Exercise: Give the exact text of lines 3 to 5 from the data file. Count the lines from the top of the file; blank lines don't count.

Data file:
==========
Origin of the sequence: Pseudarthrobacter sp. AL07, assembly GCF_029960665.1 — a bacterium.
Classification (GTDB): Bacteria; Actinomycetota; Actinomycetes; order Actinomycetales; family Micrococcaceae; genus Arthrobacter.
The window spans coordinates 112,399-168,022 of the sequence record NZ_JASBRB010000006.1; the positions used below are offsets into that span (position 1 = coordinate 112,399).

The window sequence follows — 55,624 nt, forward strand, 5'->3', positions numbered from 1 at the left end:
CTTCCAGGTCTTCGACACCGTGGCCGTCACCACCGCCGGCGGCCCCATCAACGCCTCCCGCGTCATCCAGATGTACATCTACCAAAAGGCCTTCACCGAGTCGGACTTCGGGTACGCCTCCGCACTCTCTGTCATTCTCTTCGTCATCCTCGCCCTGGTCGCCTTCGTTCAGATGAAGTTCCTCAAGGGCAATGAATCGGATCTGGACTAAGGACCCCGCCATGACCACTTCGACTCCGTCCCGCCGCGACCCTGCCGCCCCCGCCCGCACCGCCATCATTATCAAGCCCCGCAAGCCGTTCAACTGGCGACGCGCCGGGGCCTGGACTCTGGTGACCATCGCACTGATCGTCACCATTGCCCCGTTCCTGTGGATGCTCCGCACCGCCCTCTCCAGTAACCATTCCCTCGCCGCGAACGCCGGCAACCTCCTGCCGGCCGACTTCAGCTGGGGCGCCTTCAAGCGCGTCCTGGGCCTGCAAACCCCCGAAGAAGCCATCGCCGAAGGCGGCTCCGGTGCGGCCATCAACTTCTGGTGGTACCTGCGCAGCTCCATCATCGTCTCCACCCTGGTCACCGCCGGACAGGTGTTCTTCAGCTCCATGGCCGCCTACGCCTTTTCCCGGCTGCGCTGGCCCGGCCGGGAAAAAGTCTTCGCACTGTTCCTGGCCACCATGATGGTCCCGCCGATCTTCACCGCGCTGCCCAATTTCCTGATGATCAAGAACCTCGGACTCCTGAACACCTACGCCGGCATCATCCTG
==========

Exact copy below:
The window spans coordinates 112,399-168,022 of the sequence record NZ_JASBRB010000006.1; the positions used below are offsets into that span (position 1 = coordinate 112,399).

The window sequence follows — 55,624 nt, forward strand, 5'->3', positions numbered from 1 at the left end:
CTTCCAGGTCTTCGACACCGTGGCCGTCACCACCGCCGGCGGCCCCATCAACGCCTCCCGCGTCATCCAGATGTACATCTACCAAAAGGCCTTCACCGAGTCGGACTTCGGGTACGCCTCCGCACTCTCTGTCATTCTCTTCGTCATCCTCGCCCTGGTCGCCTTCGTTCAGATGAAGTTCCTCAAGGGCAATGAATCGGATCTGGACTAAGGACCCCGCCATGACCACTTCGACTCCGTCCCGCCGCGACCCTGCCGCCCCCGCCCGCACCGCCATCATTATCAAGCCCCGCAAGCCGTTCAACTGGCGACGCGCCGGGGCCTGGACTCTGGTGACCATCGCACTGATCGTCACCATTGCCCCGTTCCTGTGGATGCTCCGCACCGCCCTCTCCAGTAACCATTCCCTCGCCGCGAACGCCGGCAACCTCCTGCCGGCCGACTTCAGCTGGGGCGCCTTCAAGCGCGTCCTGGGCCTGCAAACCCCCGAAGAAGCCATCGCCGAAGGCGGCTCCGGTGCGGCCATCAACTTCTGGTGGTACCTGCGCAGCTCCATCATCGTCTCCACCCTGGTCACCGCCGGACAGGTGTTCTTCAGCTCCATGGCCGCCTACGCCTTTTCCCGGCTGCGCTGGCCCGGCCGGGAAAAAGTCTTCGCACTGTTCCTGGCCACCATGATGGTCCCGCCGATCTTCACCGCGCTGCCCAATTTCCTGATGATCAAGAACCTCGGACTCCTGAACACCTACGCCGGCATCATCCTG